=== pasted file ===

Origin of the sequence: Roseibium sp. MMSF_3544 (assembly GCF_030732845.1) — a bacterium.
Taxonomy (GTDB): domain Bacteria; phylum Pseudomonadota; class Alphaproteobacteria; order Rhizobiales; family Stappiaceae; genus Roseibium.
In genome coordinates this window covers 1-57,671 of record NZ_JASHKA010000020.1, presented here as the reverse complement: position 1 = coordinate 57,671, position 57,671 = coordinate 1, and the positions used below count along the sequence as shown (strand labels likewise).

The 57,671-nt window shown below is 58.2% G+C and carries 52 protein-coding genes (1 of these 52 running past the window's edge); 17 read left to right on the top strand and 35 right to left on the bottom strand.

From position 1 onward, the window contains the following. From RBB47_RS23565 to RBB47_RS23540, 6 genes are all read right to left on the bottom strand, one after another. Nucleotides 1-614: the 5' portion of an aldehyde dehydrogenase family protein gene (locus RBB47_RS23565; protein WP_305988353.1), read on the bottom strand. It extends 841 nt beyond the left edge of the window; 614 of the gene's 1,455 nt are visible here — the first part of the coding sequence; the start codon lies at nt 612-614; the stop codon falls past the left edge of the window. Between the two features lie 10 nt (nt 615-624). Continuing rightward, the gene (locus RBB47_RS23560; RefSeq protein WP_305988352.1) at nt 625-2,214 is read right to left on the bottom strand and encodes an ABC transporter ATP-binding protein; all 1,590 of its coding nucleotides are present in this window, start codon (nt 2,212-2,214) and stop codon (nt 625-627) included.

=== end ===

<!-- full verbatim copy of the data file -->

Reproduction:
Origin of the sequence: Roseibium sp. MMSF_3544 (assembly GCF_030732845.1) — a bacterium.
Taxonomy (GTDB): domain Bacteria; phylum Pseudomonadota; class Alphaproteobacteria; order Rhizobiales; family Stappiaceae; genus Roseibium.
In genome coordinates this window covers 1-57,671 of record NZ_JASHKA010000020.1, presented here as the reverse complement: position 1 = coordinate 57,671, position 57,671 = coordinate 1, and the positions used below count along the sequence as shown (strand labels likewise).

The 57,671-nt window shown below is 58.2% G+C and carries 52 protein-coding genes (1 of these 52 running past the window's edge); 17 read left to right on the top strand and 35 right to left on the bottom strand.

From position 1 onward, the window contains the following. From RBB47_RS23565 to RBB47_RS23540, 6 genes are all read right to left on the bottom strand, one after another. Nucleotides 1-614: the 5' portion of an aldehyde dehydrogenase family protein gene (locus RBB47_RS23565; protein WP_305988353.1), read on the bottom strand. It extends 841 nt beyond the left edge of the window; 614 of the gene's 1,455 nt are visible here — the first part of the coding sequence; the start codon lies at nt 612-614; the stop codon falls past the left edge of the window. Between the two features lie 10 nt (nt 615-624). Continuing rightward, the gene (locus RBB47_RS23560; RefSeq protein WP_305988352.1) at nt 625-2,214 is read right to left on the bottom strand and encodes an ABC transporter ATP-binding protein; all 1,590 of its coding nucleotides are present in this window, start codon (nt 2,212-2,214) and stop codon (nt 625-627) included.